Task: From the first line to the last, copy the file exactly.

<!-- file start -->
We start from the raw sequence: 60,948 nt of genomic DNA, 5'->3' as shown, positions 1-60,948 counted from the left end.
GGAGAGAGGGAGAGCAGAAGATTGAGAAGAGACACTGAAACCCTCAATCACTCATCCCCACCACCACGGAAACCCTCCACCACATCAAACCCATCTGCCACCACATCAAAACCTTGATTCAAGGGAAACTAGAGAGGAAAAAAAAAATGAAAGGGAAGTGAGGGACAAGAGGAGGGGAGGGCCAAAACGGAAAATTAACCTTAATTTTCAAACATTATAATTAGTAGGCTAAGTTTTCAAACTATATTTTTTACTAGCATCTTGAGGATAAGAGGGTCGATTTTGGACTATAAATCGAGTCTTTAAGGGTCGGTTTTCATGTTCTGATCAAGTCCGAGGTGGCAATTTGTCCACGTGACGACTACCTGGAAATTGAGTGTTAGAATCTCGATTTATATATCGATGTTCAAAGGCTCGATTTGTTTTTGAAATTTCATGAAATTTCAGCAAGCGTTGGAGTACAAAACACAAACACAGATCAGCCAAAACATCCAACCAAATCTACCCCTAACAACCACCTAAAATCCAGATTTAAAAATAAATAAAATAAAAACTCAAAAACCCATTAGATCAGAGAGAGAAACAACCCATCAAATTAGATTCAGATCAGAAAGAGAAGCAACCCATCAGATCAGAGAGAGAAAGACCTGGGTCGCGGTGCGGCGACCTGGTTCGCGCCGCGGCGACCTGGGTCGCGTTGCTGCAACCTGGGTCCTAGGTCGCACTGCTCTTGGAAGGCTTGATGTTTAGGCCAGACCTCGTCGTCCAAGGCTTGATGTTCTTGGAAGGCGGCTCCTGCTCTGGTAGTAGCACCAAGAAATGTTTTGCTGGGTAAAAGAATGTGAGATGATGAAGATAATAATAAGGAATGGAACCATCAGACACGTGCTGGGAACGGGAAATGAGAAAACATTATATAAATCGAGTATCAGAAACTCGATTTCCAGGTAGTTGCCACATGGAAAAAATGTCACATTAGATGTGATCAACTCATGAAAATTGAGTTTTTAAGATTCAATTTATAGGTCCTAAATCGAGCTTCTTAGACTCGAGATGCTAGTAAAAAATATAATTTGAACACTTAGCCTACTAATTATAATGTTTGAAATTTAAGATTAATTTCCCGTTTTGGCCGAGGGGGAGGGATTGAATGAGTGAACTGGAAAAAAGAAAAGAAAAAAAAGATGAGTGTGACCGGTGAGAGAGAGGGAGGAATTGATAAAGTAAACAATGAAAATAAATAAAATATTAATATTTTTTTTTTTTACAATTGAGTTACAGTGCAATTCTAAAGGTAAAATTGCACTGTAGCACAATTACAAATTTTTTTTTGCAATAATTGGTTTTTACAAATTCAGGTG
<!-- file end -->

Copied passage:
We start from the raw sequence: 60,948 nt of genomic DNA, 5'->3' as shown, positions 1-60,948 counted from the left end.
GGAGAGAGGGAGAGCAGAAGATTGAGAAGAGACACTGAAACCCTCAATCACTCATCCCCACCACCACGGAAACCCTCCACCACATCAAACCCATCTGCCACCACATCAAAACCTTGATTCAAGGGAAACTAGAGAGGAAAAAAAAAATGAAAGGGAAGTGAGGGACAAGAGGAGGGGAGGGCCAAAACGGAAAATTAACCTTAATTTTCAAACATTATAATTAGTAGGCTAAGTTTTCAAACTATATTTTTTACTAGCATCTTGAGGATAAGAGGGTCGATTTTGGACTATAAATCGAGTCTTTAAGGGTCGGTTTTCATGTTCTGATCAAGTCCGAGGTGGCAATTTGTCCACGTGACGACTACCTGGAAATTGAGTGTTAGAATCTCGATTTATATATCGATGTTCAAAGGCTCGATTTGTTTTTGAAATTTCATGAAATTTCAGCAAGCGTTGGAGTACAAAACACAAACACAGATCAGCCAAAACATCCAACCAAATCTACCCCTAACAACCACCTAAAATCCAGATTTAAAAATAAATAAAATAAAAACTCAAAAACCCATTAGATCAGAGAGAGAAACAACCCATCAAATTAGATTCAGATCAGAAAGAGAAGCAACCCATCAGATCAGAGAGAGAAAGACCTGGGTCGCGGTGCGGCGACCTGGTTCGCGCCGCGGCGACCTGGGTCGCGTTGCTGCAACCTGGGTCCTAGGTCGCACTGCTCTTGGAAGGCTTGATGTTTAGGCCAGACCTCGTCGTCCAAGGCTTGATGTTCTTGGAAGGCGGCTCCTGCTCTGGTAGTAGCACCAAGAAATGTTTTGCTGGGTAAAAGAATGTGAGATGATGAAGATAATAATAAGGAATGGAACCATCAGACACGTGCTGGGAACGGGAAATGAGAAAACATTATATAAATCGAGTATCAGAAACTCGATTTCCAGGTAGTTGCCACATGGAAAAAATGTCACATTAGATGTGATCAACTCATGAAAATTGAGTTTTTAAGATTCAATTTATAGGTCCTAAATCGAGCTTCTTAGACTCGAGATGCTAGTAAAAAATATAATTTGAACACTTAGCCTACTAATTATAATGTTTGAAATTTAAGATTAATTTCCCGTTTTGGCCGAGGGGGAGGGATTGAATGAGTGAACTGGAAAAAAGAAAAGAAAAAAAAGATGAGTGTGACCGGTGAGAGAGAGGGAGGAATTGATAAAGTAAACAATGAAAATAAATAAAATATTAATATTTTTTTTTTTTACAATTGAGTTACAGTGCAATTCTAAAGGTAAAATTGCACTGTAGCACAATTACAAATTTTTTTTTGCAATAATTGGTTTTTACAAATTCAGGTG